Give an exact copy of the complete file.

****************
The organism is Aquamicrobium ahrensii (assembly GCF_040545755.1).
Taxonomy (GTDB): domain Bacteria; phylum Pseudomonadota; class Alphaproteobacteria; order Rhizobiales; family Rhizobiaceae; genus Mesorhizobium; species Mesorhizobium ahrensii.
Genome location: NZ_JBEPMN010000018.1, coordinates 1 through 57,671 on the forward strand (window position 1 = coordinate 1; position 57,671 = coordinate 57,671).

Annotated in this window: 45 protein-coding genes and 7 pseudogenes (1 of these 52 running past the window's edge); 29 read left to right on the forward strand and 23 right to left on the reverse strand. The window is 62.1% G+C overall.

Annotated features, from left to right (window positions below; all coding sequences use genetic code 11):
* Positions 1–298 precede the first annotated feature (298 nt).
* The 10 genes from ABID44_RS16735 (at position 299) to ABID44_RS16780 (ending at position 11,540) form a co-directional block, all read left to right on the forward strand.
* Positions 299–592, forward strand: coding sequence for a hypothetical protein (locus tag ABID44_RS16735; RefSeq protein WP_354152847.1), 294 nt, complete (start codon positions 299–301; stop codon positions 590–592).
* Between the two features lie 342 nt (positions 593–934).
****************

The organism is Aquamicrobium ahrensii (assembly GCF_040545755.1).
Taxonomy (GTDB): domain Bacteria; phylum Pseudomonadota; class Alphaproteobacteria; order Rhizobiales; family Rhizobiaceae; genus Mesorhizobium; species Mesorhizobium ahrensii.
Genome location: NZ_JBEPMN010000018.1, coordinates 1 through 57,671 on the forward strand (window position 1 = coordinate 1; position 57,671 = coordinate 57,671).

Annotated in this window: 45 protein-coding genes and 7 pseudogenes (1 of these 52 running past the window's edge); 29 read left to right on the forward strand and 23 right to left on the reverse strand. The window is 62.1% G+C overall.

Annotated features, from left to right (window positions below; all coding sequences use genetic code 11):
* Positions 1–298 precede the first annotated feature (298 nt).
* The 10 genes from ABID44_RS16735 (at position 299) to ABID44_RS16780 (ending at position 11,540) form a co-directional block, all read left to right on the forward strand.
* Positions 299–592, forward strand: coding sequence for a hypothetical protein (locus tag ABID44_RS16735; RefSeq protein WP_354152847.1), 294 nt, complete (start codon positions 299–301; stop codon positions 590–592).
* Between the two features lie 342 nt (positions 593–934).